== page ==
Memo to Broder re: Journalism and Ethical Reporting

Dear David Broder,

You sir, are a role model.  You are widely known and well-regarded as both "the dean of political journalists" and as a Pulitzer-prize winning author.  I'm sure you agree this status compels you to follow the highest ethical standards of your profession.  

As a member of The Society of Professional Journalists, you also know you are obligated to follow their Code of Ethics.  It is with dismay I note you apparently violated many of these important ethical principles in your recent column, A Way Back to the High Road? 

After reviewing the attached list of particulars, I hope you will promptly correct these mistakes, thereby avoiding permanent damage to your reputation and credibility.

You began the column with the question you asked both candidates:

How do you feel about the tone and direction of the campaign so far?

That is a fair question and you provide each candidate's response.  You begin by quoting Obama's opponent:

"I think we could have avoided at least some of this if we had agreed to do the town hall meetings" together, as he had suggested, during the summer months.

You then report Obama's response:

"[T]he classic tit-for-tat campaigning" of recent weeks "is part of the politics of the past that we have to move beyond."

However, you immediately place those quotes in a misleading context:

Ironically, having turned down [his opponent's] proposal for weekly joint town halls, Obama argued that the formal debates, starting in late September, may refocus the campaign on real issues.

I think it important to note that "irony" is defined as "an incongruity between what might be expected and what actually occurs." Your characterization of Obama's actions as "ironic" implies he could solve this problem by agreeing to follow his opponent's lead.   There is no evidence for that.  By supporting his opponent's unsubstantiated claim you are directly violating the portion of the SPJ Code of Ethics that obligates you to:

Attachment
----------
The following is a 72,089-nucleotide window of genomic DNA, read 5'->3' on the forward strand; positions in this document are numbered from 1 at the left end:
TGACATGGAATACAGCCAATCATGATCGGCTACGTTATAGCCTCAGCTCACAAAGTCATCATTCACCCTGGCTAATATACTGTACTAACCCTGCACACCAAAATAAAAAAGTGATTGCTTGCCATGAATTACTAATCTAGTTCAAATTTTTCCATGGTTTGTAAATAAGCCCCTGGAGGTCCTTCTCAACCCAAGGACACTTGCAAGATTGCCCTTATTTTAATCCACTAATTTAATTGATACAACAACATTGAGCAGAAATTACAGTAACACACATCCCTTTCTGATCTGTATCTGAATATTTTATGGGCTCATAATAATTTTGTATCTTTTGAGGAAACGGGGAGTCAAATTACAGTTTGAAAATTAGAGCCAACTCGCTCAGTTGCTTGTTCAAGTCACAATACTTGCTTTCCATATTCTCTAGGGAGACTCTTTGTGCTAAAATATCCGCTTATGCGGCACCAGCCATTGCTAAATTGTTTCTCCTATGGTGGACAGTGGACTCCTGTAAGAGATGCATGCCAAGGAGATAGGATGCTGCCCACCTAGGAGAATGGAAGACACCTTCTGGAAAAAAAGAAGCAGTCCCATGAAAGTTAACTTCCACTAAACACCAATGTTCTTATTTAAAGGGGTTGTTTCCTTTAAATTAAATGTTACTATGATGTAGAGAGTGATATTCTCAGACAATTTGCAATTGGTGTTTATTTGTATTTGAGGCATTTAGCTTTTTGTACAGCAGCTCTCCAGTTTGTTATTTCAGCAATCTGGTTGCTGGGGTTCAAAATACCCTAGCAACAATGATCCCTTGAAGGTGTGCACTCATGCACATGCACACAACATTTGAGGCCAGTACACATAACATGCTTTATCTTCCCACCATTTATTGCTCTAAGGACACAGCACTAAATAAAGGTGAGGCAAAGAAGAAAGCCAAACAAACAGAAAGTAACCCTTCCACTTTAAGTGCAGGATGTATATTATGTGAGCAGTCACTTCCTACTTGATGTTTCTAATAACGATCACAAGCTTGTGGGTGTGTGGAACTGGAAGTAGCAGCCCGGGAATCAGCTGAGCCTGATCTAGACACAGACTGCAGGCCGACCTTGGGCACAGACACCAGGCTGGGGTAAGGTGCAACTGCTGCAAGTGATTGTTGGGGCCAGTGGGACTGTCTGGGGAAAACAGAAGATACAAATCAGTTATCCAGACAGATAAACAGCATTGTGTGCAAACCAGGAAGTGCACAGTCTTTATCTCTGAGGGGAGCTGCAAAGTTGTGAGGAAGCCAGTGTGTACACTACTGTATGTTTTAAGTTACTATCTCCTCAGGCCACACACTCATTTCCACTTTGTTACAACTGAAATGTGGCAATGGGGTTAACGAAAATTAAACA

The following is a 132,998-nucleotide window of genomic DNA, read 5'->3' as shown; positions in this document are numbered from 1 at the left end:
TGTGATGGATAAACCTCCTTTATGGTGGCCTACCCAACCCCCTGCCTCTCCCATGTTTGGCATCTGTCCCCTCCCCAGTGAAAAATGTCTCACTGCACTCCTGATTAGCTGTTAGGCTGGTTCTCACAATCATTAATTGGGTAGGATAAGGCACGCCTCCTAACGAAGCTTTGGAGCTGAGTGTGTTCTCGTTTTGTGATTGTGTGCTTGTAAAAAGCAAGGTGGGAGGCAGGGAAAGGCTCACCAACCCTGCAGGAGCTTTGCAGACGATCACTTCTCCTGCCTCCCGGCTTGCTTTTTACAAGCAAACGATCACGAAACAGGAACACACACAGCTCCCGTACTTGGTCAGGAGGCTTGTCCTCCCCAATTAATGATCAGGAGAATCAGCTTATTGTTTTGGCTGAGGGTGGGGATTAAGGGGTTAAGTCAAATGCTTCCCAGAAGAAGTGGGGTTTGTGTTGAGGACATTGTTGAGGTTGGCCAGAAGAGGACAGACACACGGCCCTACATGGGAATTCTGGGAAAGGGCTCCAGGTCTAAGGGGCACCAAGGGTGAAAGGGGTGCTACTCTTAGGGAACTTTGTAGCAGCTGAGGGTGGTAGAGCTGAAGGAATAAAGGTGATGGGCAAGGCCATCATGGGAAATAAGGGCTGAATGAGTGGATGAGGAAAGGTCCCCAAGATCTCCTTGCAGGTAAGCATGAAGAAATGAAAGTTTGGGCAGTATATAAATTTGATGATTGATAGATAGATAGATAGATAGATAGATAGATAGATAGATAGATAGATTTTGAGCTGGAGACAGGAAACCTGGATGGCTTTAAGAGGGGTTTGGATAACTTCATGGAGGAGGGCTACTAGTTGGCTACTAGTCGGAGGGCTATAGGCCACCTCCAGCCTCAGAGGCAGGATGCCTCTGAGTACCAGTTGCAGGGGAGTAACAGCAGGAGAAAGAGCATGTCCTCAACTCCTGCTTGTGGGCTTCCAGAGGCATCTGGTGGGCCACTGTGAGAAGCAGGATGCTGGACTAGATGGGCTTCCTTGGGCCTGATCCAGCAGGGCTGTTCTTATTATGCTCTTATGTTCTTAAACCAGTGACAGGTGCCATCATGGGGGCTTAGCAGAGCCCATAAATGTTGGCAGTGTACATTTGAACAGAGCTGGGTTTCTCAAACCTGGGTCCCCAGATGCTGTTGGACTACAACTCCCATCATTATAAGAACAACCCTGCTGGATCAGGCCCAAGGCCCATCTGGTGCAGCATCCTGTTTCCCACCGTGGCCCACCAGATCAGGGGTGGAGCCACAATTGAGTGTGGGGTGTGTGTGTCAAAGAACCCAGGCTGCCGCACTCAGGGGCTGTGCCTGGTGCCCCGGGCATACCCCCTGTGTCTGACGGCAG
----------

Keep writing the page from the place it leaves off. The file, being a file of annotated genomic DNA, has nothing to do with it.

Distinguish between advocacy and news reporting.

Unscripted town meetings are venues for citizens to directly address questions to candidates without a filter.   They are not group therapy sessions.  I specified "unscripted" town meetings because you neglected to mention the dramatic difference between Obama and his opponent when it comes to their use of town meetings.  If there is any irony here, it is that Obama's opponent is the one suggesting town meetings are an effective venue for creating harmony.  

Perhaps the "irony" you are referring to is the canard that Obama is calling for new political thinking while advocating a return to antiquated forms of campaigning.   If that is what you meant, that position would be even more deceitful than the previous one.  First, it implies Obama is deceptively using a bait-and-switch tactic without offering any evidence to back up such a charge.  That would be dangerously close to libel.  As a student of American political history, you know town meetings are a democratic institution that predates the formation of the nation by well over a century.  Thus, characterizing debates as antiquated and town meetings as "modern" only makes sense if you are willing to present debates and town meetings in a completely ahistorical context.  That would be a different ethical lapse:

Make certain that ... sound bites and quotations do not misrepresent.  They should not oversimplify or highlight incidents out of context.

You return to the town meetings theme throughout the article.  That reinforces the appearance of writer as advocate.  It also creates such a distorted narrative that a wholesale rewriting of recent history is needed to support it.  For example:

Since the idea of joint town meetings was scrapped, the campaign has featured tough and often negative ads and speeches. They culminated last week in an exchange in which Obama said that [his opponent] and his supporters were calling attention to the Democrat's unusual name and the fact that "he doesn't look like all those other presidents on those dollar bills."

You then go on to note Obama's opponent claimed that was an example of Obama "playing the race card." While technically true, this abbreviated rendition completely distorts the historical record by overlooking significant events.  That makes it impossible to address your central theme of campaign tone in an intellectually honest way, another example of a previously identified type of ethical lapse:

Make certain that ... sound bites and quotations do not misrepresent.  They should not oversimplify or highlight incidents out of context.

The nadir of this campaign was not marked by race-baiting.  Whether you want to call him African-American or not, Barack Obama is certainly black while his opponent is certainly white.  That is an important issue to some people.   Whether you agree with the tactic of race-baiting or not, at least those appeals have a basis in reality.